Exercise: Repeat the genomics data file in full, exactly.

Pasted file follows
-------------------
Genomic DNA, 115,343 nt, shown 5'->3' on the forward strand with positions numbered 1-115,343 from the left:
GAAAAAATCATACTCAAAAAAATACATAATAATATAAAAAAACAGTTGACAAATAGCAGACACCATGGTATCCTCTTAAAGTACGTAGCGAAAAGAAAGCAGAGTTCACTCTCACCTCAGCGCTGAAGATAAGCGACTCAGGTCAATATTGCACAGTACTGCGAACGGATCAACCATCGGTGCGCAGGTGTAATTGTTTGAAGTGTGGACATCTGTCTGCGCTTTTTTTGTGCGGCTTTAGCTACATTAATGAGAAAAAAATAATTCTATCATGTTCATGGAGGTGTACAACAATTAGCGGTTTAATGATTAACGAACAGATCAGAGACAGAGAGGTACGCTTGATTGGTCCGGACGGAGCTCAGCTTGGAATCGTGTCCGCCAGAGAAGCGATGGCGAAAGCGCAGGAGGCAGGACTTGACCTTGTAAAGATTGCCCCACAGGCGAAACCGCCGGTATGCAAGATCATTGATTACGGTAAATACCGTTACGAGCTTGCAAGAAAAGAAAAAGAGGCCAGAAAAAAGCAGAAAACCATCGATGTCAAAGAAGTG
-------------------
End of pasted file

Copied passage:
Genomic DNA, 115,343 nt, shown 5'->3' on the forward strand with positions numbered 1-115,343 from the left:
GAAAAAATCATACTCAAAAAAATACATAATAATATAAAAAAACAGTTGACAAATAGCAGACACCATGGTATCCTCTTAAAGTACGTAGCGAAAAGAAAGCAGAGTTCACTCTCACCTCAGCGCTGAAGATAAGCGACTCAGGTCAATATTGCACAGTACTGCGAACGGATCAACCATCGGTGCGCAGGTGTAATTGTTTGAAGTGTGGACATCTGTCTGCGCTTTTTTTGTGCGGCTTTAGCTACATTAATGAGAAAAAAATAATTCTATCATGTTCATGGAGGTGTACAACAATTAGCGGTTTAATGATTAACGAACAGATCAGAGACAGAGAGGTACGCTTGATTGGTCCGGACGGAGCTCAGCTTGGAATCGTGTCCGCCAGAGAAGCGATGGCGAAAGCGCAGGAGGCAGGACTTGACCTTGTAAAGATTGCCCCACAGGCGAAACCGCCGGTATGCAAGATCATTGATTACGGTAAATACCGTTACGAGCTTGCAAGAAAAGAAAAAGAGGCCAGAAAAAAGCAGAAAACCATCGATGTCAAAGAAGTG